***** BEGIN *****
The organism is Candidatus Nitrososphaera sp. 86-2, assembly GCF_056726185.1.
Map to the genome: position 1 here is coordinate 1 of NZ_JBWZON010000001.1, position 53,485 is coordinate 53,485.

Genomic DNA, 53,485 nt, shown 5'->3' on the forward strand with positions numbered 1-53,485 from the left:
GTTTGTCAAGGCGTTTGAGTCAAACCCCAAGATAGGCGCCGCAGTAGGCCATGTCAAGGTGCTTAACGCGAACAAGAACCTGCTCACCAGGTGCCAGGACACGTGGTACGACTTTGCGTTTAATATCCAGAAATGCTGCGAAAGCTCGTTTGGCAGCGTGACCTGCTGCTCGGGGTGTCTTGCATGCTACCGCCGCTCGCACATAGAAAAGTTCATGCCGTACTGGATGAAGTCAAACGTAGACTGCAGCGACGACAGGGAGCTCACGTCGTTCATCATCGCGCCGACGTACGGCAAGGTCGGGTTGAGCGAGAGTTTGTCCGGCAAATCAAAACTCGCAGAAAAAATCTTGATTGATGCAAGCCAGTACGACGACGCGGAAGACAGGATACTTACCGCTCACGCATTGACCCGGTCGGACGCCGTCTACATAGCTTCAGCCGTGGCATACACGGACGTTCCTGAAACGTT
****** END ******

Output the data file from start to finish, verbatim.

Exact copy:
The organism is Candidatus Nitrososphaera sp. 86-2, assembly GCF_056726185.1.
Map to the genome: position 1 here is coordinate 1 of NZ_JBWZON010000001.1, position 53,485 is coordinate 53,485.

Genomic DNA, 53,485 nt, shown 5'->3' on the forward strand with positions numbered 1-53,485 from the left:
GTTTGTCAAGGCGTTTGAGTCAAACCCCAAGATAGGCGCCGCAGTAGGCCATGTCAAGGTGCTTAACGCGAACAAGAACCTGCTCACCAGGTGCCAGGACACGTGGTACGACTTTGCGTTTAATATCCAGAAATGCTGCGAAAGCTCGTTTGGCAGCGTGACCTGCTGCTCGGGGTGTCTTGCATGCTACCGCCGCTCGCACATAGAAAAGTTCATGCCGTACTGGATGAAGTCAAACGTAGACTGCAGCGACGACAGGGAGCTCACGTCGTTCATCATCGCGCCGACGTACGGCAAGGTCGGGTTGAGCGAGAGTTTGTCCGGCAAATCAAAACTCGCAGAAAAAATCTTGATTGATGCAAGCCAGTACGACGACGCGGAAGACAGGATACTTACCGCTCACGCATTGACCCGGTCGGACGCCGTCTACATAGCTTCAGCCGTGGCATACACGGACGTTCCTGAAACGTT